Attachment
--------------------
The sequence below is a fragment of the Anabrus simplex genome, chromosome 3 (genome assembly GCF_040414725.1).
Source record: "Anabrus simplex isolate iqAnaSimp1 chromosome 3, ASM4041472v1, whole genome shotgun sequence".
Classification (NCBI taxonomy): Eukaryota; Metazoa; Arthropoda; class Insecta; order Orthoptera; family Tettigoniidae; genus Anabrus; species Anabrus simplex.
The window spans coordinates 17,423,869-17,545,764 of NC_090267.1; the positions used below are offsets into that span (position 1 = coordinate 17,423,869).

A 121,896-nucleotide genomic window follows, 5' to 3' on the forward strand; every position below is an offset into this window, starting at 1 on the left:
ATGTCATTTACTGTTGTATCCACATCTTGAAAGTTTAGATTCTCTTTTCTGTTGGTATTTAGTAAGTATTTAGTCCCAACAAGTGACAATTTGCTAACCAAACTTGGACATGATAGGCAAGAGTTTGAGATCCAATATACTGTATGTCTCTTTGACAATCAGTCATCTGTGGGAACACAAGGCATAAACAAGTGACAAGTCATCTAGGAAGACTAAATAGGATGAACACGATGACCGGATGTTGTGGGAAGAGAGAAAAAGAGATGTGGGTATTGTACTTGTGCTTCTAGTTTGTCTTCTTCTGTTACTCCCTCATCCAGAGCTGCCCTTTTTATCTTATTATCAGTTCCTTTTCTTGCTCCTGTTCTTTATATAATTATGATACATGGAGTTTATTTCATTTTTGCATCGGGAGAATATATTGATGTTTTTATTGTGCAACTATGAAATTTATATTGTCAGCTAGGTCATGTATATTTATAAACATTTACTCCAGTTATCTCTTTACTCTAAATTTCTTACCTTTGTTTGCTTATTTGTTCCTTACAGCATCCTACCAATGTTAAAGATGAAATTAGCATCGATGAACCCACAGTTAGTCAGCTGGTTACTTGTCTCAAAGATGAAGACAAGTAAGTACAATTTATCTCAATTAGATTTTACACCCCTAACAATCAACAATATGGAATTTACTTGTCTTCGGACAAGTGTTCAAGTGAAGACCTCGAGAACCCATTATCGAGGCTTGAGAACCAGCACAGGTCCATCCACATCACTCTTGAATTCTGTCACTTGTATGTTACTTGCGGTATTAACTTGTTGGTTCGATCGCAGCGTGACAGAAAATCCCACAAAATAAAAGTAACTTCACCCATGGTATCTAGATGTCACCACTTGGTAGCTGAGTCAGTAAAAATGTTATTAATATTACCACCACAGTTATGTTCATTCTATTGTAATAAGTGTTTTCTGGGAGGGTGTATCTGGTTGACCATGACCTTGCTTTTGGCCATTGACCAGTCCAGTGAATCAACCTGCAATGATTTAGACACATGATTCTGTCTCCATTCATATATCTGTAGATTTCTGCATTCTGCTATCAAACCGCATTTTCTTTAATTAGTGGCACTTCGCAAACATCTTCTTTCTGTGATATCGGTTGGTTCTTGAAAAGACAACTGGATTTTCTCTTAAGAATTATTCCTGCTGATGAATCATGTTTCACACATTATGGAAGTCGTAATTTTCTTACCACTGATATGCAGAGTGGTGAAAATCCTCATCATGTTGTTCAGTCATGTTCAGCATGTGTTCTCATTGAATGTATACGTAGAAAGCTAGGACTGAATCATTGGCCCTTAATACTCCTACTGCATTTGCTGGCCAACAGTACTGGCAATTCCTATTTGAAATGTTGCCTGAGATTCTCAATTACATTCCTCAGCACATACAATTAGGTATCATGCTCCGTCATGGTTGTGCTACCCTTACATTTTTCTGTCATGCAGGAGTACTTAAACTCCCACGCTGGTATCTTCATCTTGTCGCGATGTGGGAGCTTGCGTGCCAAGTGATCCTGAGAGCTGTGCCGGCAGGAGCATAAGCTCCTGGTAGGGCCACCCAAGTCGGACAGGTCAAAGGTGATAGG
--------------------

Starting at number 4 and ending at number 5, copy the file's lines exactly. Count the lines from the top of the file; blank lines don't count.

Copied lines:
The window spans coordinates 17,423,869-17,545,764 of NC_090267.1; the positions used below are offsets into that span (position 1 = coordinate 17,423,869).

A 121,896-nucleotide genomic window follows, 5' to 3' on the forward strand; every position below is an offset into this window, starting at 1 on the left: